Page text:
A general misconception is that if you are a Beneficiary of a Trust, you automatically have a right to information about the Trust. However, this is not always the case.
The historical approach – a proprietary right
If we think about the basics of Trust law, a proprietary right to Trust documents seems to make perfect sense.
Under a Trust, a legal person holds property or assets for the benefit of another. That is, the property has vested in the Trustee, but the true owner is the Beneficiary. Historically, a Beneficiary’s right to Trust documents was regarded as proprietary on the basis that in equity, Trust documents are the property of the Beneficiaries.
In the English case Re Londonderry’s Settlement (initially followed in Australia), the Court identified the following common characteristics of Trust documents, to which the proprietary right extends:
- they are in the possession of the Trustees as Trustees;
- they contain information about the Trust which the Beneficiaries are entitled to know; and
- the Beneficiaries have a proprietary interest in the documents and are therefore entitled to see them.
Simple, right? … Not quite.
Disputes regarding the disclosure of other documents relating to Trusts are common and in Australia, the Courts have steered somewhat away from the proprietary approach.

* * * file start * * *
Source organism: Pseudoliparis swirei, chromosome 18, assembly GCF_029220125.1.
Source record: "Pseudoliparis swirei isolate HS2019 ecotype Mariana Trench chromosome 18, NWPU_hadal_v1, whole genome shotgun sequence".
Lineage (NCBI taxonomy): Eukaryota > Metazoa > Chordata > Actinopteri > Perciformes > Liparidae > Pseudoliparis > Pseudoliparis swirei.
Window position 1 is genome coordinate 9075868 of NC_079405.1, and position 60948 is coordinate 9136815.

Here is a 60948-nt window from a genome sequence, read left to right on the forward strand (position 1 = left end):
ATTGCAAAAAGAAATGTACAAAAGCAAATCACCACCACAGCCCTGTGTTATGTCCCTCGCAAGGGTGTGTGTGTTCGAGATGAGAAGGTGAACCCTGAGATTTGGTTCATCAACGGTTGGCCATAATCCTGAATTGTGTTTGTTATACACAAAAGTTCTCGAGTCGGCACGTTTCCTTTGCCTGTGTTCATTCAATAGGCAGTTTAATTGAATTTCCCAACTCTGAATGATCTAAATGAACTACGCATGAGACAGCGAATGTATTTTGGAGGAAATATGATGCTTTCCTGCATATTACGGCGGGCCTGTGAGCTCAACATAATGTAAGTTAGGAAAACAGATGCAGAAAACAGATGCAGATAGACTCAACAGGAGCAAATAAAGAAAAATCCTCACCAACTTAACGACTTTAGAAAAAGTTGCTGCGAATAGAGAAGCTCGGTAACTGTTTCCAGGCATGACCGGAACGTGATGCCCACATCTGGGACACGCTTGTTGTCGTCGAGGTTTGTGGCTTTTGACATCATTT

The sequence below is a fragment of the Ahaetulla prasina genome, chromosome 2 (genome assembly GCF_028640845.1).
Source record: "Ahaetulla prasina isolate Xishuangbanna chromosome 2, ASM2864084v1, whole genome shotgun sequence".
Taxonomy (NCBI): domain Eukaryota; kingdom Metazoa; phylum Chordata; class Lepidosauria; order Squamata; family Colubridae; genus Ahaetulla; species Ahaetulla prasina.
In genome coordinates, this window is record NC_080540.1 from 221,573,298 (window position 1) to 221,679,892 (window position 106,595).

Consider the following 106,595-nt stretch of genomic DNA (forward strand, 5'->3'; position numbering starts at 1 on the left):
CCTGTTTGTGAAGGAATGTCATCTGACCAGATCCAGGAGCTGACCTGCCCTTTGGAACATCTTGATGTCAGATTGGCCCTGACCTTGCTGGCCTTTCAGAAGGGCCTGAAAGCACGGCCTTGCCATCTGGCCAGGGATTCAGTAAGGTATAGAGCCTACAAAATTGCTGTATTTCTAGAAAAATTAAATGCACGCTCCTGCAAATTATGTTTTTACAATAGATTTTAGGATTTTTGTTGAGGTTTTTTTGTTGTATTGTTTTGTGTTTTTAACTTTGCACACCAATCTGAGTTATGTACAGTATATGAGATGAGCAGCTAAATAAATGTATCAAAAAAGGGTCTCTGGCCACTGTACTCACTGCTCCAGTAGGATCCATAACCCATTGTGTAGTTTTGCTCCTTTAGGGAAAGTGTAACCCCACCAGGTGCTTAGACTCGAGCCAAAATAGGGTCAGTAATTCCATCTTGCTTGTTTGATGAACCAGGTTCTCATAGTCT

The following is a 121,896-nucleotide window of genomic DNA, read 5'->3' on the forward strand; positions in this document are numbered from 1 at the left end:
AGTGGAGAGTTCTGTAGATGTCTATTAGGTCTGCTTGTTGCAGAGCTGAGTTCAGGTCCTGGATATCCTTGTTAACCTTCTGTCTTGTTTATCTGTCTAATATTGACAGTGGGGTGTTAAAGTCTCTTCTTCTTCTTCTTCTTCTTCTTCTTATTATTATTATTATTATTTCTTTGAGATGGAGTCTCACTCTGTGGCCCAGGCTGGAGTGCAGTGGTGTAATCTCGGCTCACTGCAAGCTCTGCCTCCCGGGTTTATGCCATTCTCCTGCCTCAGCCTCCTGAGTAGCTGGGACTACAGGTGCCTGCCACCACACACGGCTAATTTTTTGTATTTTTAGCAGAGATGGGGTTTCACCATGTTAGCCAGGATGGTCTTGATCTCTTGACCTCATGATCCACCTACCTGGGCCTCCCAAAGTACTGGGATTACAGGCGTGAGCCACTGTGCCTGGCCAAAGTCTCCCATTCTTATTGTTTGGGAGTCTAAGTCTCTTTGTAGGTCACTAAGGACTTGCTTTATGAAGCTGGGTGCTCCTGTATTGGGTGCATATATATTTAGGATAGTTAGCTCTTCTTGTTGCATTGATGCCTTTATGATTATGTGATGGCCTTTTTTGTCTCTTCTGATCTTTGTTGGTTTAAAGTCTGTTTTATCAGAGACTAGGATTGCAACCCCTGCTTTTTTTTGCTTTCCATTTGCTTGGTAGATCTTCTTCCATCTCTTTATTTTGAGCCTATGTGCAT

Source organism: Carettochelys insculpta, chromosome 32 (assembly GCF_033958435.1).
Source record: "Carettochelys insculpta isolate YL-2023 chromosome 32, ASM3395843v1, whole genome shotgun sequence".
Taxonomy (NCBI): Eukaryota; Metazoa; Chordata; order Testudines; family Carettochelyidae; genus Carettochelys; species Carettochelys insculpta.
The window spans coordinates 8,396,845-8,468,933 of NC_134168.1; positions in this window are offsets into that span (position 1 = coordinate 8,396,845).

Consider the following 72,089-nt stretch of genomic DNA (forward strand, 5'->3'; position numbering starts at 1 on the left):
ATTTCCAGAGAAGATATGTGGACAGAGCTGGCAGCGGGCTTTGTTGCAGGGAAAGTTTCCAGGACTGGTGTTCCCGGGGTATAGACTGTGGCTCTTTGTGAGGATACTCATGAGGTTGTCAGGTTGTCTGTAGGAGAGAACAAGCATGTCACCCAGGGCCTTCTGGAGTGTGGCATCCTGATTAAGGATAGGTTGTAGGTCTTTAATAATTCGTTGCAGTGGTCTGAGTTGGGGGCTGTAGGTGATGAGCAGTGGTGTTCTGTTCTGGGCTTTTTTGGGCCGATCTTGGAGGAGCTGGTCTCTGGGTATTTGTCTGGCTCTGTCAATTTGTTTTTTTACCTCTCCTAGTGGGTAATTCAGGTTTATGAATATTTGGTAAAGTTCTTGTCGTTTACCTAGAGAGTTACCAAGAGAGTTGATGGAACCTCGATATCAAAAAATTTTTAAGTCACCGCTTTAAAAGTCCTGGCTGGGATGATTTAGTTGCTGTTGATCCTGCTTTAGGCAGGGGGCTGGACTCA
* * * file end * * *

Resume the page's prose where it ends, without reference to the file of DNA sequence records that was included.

The current approach – judicial consent
The current position in Australia, established in Schmidt v Rosewood Trust Ltd and which was adopted in Avanes v Marshall, is that Beneficiaries do not have an ‘as of right’ entitlement to disclosure of all documents, but that they are entitled to request that the Court exercise its inherent jurisdiction to intervene in the administration of the Trust.
In Avanes v Marshall, Gzell J remarked:
‘The decision [in Schmidt] should not be regarded as abrogating the Trustee’s duty to keep accounts and to be ready to have them passed, nor the Trustee’s obligation to grant a beneficiary access to Trust accounts. But when it comes to inspection of other documents there should no longer be an entitlement as of right to disclosure of any document. It should be for the court to determine to what extent information should be disclosed’. (Our emphasis)
What will the Court take into account?
When exercising the discretion, the Court is required to ‘balance the competing interests of different Beneficiaries, the Trustees themselves, and third parties’ to determine whether particular documents should be disclosed. Whilst there is no clear formula, the courts will consider the following:
- the confidential nature of the documents;
- whether the Beneficiaries already have sufficient information regarding the Trust;
- whether disclosure would disclose a Trustee’s reasons for exercising a discretionary power;
- whether the Trust deed contains a secrecy provision in respect of the document.
If you have any queries about your duties as a Trustee, rights as a Beneficiary, or Trust law more broadly please contact Kimi Shah.
  Ch 918.
  UKPC 26.
  NSWSC 191.